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The Artificial Kid (Context (San Francisco).) Paperback – August, 1997


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Product Details

  • Series: Context (San Francisco).
  • Paperback: 309 pages
  • Publisher: Hardwired (August 1997)
  • Language: English
  • ISBN-10: 188886916X
  • ISBN-13: 978-1888869163
  • Product Dimensions: 1 x 5.2 x 7.5 inches
  • Shipping Weight: 13.6 ounces
  • Average Customer Review: 3.5 out of 5 stars  See all reviews (17 customer reviews)
  • Amazon Best Sellers Rank: #2,510,887 in Books (See Top 100 in Books)

Editorial Reviews

Amazon.com Review

The entertainment industry rules on the planet Reverie, a world founded by Moses Moses as an experiment in corporately controlled equality. Instead, the experiment has caused Reverie to mutate into a landscape of decadence and class separation. Miles above the surface, the ultra-wealthy live in orbital homes, watching the surface citizens' home-produced videos of sex and extreme violence. The title character of The Artificial Kid, Arti, is the most popular of the Combat Artists. These futuristic mirrors of professional wrestlers or American Gladiators confront each other in superhero-esque battles (although the Combat Artists' contests are real) within a complex system of honor, ritual, and conduct. Arti has reached the height of his fame--equally loved by his fans and friends and despised by his competitors. However, he is not entirely who he seems to be, and when the planetary founder mysteriously returns, The Artificial Kid finds himself embroiled in a battle for power that's not ready for prime time. Bruce Sterling, best known for his nonfiction work, The Hacker Crackdown, and the classic cyberthriller, Islands in the Net, presents a seminal, vivid, and turbulent future in The Artificial Kid. The Artificial Kid is a work of satirical social commentary with the breakneck pace of a Hong Kong action film.

More About the Author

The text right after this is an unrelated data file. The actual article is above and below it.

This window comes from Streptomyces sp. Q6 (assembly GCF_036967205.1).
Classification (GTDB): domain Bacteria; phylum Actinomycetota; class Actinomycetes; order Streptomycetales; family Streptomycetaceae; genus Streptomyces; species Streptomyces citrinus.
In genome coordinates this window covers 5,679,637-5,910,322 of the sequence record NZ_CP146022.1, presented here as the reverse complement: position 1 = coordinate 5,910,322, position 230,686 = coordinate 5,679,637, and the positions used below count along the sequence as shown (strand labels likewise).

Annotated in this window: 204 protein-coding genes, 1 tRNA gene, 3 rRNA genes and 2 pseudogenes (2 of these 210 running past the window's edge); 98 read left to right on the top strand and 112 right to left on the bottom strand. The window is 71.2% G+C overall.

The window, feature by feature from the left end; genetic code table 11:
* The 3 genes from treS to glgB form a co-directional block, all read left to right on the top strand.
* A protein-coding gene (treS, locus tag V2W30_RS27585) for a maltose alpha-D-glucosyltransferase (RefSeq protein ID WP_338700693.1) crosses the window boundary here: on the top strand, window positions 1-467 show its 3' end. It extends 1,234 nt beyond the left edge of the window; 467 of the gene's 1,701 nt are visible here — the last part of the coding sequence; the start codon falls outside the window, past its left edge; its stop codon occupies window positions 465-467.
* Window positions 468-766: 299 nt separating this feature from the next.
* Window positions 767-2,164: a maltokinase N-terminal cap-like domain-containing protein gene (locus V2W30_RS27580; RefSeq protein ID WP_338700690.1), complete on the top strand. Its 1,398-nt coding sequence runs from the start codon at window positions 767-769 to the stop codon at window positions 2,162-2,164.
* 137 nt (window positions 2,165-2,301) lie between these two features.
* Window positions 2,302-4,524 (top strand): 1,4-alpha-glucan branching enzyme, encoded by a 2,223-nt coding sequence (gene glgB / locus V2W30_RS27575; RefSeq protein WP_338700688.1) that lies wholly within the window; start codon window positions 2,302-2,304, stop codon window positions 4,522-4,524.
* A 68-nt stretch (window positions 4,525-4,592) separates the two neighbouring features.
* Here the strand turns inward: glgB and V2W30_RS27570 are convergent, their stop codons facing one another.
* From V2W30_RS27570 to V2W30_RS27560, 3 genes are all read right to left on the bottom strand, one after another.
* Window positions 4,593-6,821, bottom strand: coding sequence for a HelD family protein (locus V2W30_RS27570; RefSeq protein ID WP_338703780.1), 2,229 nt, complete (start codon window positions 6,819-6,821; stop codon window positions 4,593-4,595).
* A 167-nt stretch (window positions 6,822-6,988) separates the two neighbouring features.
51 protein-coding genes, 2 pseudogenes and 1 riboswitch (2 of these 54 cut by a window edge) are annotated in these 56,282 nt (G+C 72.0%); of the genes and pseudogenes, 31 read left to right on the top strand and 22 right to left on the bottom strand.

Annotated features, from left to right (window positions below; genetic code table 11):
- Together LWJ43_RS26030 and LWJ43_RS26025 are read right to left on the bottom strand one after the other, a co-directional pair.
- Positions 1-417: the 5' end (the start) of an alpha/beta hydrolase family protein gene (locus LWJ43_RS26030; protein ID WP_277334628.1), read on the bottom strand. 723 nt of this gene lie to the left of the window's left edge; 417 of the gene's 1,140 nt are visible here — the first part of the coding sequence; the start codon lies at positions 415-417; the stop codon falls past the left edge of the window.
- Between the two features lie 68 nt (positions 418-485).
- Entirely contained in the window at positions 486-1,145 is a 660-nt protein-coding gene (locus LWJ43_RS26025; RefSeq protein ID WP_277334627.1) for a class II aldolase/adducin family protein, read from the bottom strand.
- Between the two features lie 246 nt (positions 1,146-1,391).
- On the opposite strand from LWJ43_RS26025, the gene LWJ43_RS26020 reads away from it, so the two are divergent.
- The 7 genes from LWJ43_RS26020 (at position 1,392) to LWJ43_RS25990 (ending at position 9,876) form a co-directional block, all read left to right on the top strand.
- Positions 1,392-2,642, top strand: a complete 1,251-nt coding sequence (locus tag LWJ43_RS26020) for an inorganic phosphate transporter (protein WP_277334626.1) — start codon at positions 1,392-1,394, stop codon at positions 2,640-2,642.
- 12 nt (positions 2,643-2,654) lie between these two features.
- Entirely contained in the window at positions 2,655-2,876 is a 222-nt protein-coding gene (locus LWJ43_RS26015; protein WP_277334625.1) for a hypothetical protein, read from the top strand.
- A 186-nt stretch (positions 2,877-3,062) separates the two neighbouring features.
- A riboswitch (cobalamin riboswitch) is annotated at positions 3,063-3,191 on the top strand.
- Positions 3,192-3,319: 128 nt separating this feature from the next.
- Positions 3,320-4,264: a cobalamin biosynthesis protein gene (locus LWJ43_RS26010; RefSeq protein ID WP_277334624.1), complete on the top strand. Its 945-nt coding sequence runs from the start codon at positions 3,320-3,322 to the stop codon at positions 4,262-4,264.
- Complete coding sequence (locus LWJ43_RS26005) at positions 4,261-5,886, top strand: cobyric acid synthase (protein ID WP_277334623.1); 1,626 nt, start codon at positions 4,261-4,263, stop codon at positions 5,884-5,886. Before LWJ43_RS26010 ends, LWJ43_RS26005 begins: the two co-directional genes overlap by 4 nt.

Bruce Sterling, author, journalist, editor, and critic,
was born in 1954. Best known for his ten science fiction
novels, he also writes short stories, book reviews,
design criticism, opinion columns, and introductions
for books ranging from Ernst Juenger to Jules Verne.
His nonfiction works include THE HACKER CRACKDOWN:
LAW AND DISORDER ON THE ELECTRONIC FRONTIER (1992),
TOMORROW NOW: ENVISIONING THE NEXT FIFTY YEARS (2003),
and SHAPING THINGS (2005).

He is a contributing editor of WIRED magazine
and writes a weblog. During 2005,
he was the "Visionary in Residence" at Art Center
College of Design in Pasadena. In 2008 he
was the Guest Curator for the Share Festival
of Digital Art and Culture in Torino, Italy,
and the Visionary in Residence at the Sandberg
Instituut in Amsterdam. In 2011 he returned to
Art Center as "Visionary in Residence" to run
a special project on Augmented Reality.

He has appeared in ABC's Nightline, BBC's The Late Show,
CBC's Morningside, on MTV and TechTV, and in Time,
Newsweek, The Wall Street Journal, the New York Times,
Fortune, Nature, I.D., Metropolis, Technology Review,
Der Spiegel, La Stampa, La Repubblica, and many other venues.

Customer Reviews

3.5 out of 5 stars

Most Helpful Customer Reviews

11 of 11 people found the following review helpful By jzero@onramp.net on October 23, 1997
Format: Paperback
I found this book in the library, of all places, back when I was in junior high school in 1982. Crouched between all that hoary Silverberg and Simak that I didn't want to read, it said "Psssst!". I haven't been the same since. The Kid jumped out and smacked me across the forehead with his lush, tweaked-out postpunk setting and sweeping, interconnected plot. A little bit of old-world pangalacticism, a little futuristic DIY chopsocky, a bunch of toungues in cheeks, and loads of high-tech wetware polymers and lurching biomasses, from before wetware polymers and lurching biomasses were cool. And all the while, Sterling's trademark core of optimism shines through.
It's taken the world about ten years to catch up to this baby, and it's about damn time. If you don't know Bruce Sterling, this is a fine place to start. Now, where's my Smuff?
John Zero (jzero@onramp.net), Dallas, Texas